The next morning dawned fine though as we set off to see just one of the many World War One sites that are scattered throughout this border region. I had to read up – being familiar with the World War One history relating to the battlefields of France and Belgium, what was the story here? In a nutshell, Slovenia was then part of the Austro-Hungarian Empire which, together with the German Empire and Italy formed the Triple Alliance and was at war with Britain, France and Russia. Italy didn’t enter the war straightaway though, and when it did, it switched sides to fight against its former allies. The Isonzo Front stretched along the mountainous border region above the Soča valley and fighting here went on from May 1915 to October 1917. Around 300,000 soldiers lost their lives in the area. You can see cemeteries, memorials, trenches and other evidence of the war, and a Walk of Peace trail commemorates these events.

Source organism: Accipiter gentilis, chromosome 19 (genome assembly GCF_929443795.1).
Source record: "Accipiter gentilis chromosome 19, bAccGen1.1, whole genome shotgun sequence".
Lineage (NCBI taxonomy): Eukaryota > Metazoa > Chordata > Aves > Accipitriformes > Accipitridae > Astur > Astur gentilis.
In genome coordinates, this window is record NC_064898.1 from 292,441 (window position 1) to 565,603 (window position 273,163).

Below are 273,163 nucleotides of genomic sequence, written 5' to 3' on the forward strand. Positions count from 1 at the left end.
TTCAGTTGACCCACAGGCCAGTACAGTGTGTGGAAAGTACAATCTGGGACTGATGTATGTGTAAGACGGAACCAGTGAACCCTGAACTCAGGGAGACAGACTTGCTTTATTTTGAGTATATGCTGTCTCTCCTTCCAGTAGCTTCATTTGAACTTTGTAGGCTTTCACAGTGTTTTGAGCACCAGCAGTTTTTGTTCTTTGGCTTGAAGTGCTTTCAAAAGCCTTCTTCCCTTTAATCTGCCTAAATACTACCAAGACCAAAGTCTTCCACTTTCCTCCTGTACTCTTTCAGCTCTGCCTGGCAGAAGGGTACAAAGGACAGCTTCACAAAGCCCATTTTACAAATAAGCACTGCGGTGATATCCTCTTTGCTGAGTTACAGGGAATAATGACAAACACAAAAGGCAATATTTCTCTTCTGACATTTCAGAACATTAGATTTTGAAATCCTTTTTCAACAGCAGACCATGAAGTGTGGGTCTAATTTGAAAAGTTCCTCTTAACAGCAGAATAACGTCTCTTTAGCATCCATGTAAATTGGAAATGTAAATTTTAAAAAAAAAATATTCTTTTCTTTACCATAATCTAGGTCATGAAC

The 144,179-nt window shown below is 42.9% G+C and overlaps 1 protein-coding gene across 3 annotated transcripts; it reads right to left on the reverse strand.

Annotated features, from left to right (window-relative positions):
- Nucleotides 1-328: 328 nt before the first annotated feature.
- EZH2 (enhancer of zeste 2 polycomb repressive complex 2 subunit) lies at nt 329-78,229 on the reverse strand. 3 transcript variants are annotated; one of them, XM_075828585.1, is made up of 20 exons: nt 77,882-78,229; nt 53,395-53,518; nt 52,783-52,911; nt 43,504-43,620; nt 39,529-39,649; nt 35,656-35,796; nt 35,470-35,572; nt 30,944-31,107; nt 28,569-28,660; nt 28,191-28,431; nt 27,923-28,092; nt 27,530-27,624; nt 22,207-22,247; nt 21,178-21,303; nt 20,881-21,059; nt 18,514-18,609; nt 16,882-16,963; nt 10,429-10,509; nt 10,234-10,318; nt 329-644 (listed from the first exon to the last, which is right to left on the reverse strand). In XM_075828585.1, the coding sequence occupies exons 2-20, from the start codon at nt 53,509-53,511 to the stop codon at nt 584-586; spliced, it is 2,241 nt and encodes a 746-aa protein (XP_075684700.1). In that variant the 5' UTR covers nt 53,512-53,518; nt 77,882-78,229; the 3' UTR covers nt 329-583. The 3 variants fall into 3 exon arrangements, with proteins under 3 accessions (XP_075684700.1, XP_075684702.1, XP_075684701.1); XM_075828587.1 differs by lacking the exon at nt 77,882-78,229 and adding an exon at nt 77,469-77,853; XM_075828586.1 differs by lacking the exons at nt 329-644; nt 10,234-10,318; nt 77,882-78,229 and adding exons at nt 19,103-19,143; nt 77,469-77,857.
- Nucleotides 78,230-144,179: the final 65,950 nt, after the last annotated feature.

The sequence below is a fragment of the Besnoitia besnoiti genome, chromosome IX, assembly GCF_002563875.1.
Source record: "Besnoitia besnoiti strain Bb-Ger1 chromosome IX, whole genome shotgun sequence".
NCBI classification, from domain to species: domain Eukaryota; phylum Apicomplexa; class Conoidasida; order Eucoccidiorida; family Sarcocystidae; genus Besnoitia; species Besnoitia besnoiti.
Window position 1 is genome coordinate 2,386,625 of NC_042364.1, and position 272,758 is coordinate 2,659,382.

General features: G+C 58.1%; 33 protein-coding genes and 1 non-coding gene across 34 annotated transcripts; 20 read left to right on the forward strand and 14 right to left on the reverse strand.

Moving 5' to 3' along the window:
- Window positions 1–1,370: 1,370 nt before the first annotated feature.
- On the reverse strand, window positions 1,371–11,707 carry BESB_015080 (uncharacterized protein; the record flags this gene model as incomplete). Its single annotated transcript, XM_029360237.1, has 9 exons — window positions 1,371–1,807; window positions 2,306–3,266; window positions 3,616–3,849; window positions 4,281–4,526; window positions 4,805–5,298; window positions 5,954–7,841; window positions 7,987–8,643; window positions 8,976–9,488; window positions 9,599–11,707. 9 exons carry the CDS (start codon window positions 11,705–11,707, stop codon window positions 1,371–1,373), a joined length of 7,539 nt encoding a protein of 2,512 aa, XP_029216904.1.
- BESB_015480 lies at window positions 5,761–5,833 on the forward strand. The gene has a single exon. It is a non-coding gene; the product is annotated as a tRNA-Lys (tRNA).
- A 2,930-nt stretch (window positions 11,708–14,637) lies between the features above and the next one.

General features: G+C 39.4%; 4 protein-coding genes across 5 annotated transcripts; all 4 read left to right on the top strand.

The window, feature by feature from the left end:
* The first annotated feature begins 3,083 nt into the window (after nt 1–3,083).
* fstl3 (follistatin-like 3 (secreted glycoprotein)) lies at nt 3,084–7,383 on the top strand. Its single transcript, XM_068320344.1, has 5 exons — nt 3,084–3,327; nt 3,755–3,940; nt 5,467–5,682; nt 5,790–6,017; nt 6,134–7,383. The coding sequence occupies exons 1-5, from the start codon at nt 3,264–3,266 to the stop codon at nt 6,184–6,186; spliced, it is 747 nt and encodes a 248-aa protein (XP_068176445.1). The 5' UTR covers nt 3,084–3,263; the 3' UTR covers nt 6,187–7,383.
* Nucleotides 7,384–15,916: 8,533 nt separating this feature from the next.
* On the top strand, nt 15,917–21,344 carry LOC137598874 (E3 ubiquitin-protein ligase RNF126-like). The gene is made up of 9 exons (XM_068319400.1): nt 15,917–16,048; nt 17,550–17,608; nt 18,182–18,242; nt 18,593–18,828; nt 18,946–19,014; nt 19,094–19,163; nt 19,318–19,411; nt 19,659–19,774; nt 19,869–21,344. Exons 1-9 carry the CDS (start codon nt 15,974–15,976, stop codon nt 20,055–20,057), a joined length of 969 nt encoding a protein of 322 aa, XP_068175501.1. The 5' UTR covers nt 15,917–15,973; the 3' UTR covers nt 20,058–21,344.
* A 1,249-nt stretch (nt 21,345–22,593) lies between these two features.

We visited Mount Kolovrat where well-preserved tunnels and trenches wind their way into and over the mountain ridge, with lookouts and command posts dotted around.
There were tremendous views from this vantage point across the Soča valley into Slovenia on one side and out over Italy towards the Adriatic on the other, but the harshness of conditions for those caught up in the fighting is beyond imagining.